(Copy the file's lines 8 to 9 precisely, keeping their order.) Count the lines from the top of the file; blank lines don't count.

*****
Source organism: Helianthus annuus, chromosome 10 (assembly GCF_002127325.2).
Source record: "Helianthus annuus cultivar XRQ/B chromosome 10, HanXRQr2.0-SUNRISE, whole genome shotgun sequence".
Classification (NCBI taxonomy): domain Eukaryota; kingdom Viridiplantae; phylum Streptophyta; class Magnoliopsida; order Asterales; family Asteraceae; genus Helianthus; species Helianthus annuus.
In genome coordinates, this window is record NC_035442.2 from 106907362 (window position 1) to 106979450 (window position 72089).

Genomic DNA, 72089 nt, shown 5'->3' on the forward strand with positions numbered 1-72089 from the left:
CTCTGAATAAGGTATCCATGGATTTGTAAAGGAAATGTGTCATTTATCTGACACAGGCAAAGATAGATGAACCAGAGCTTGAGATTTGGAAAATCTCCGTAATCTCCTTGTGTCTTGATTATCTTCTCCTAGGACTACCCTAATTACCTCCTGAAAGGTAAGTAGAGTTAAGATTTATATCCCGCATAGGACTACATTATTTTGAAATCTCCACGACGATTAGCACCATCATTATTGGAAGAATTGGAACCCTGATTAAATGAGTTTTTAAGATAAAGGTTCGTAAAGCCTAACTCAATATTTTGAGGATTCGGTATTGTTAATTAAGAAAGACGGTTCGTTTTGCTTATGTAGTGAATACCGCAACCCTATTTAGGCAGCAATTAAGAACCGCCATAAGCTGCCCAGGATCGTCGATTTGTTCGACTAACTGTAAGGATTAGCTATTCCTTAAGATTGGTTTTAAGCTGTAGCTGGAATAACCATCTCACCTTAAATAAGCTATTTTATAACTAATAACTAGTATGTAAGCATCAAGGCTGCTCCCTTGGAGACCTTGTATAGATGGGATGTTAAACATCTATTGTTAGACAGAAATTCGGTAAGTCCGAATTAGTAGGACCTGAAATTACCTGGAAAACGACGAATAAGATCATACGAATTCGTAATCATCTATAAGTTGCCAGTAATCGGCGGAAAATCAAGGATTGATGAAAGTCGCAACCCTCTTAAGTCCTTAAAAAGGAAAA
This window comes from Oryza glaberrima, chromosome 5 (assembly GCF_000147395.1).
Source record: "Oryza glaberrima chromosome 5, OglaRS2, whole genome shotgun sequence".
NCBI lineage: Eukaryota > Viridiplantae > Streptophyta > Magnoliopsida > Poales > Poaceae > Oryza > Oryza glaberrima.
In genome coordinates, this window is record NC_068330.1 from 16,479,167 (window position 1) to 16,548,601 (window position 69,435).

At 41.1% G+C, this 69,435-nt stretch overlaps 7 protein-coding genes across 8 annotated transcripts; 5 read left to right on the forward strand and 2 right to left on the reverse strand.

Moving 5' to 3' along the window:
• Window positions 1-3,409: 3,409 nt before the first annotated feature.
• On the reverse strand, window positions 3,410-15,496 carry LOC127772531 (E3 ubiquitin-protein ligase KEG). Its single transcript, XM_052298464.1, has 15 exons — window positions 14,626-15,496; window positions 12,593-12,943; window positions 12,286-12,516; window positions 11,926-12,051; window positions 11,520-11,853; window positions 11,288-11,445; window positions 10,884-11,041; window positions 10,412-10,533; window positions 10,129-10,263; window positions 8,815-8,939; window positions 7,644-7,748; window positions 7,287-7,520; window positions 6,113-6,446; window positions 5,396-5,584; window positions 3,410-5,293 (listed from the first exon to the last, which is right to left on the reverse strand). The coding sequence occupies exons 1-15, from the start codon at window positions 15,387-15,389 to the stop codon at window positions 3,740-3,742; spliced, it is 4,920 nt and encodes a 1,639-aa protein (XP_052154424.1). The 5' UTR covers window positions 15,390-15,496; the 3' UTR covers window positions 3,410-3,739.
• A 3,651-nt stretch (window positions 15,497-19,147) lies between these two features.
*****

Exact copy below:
Source record: "Oryza glaberrima chromosome 5, OglaRS2, whole genome shotgun sequence".
NCBI lineage: Eukaryota > Viridiplantae > Streptophyta > Magnoliopsida > Poales > Poaceae > Oryza > Oryza glaberrima.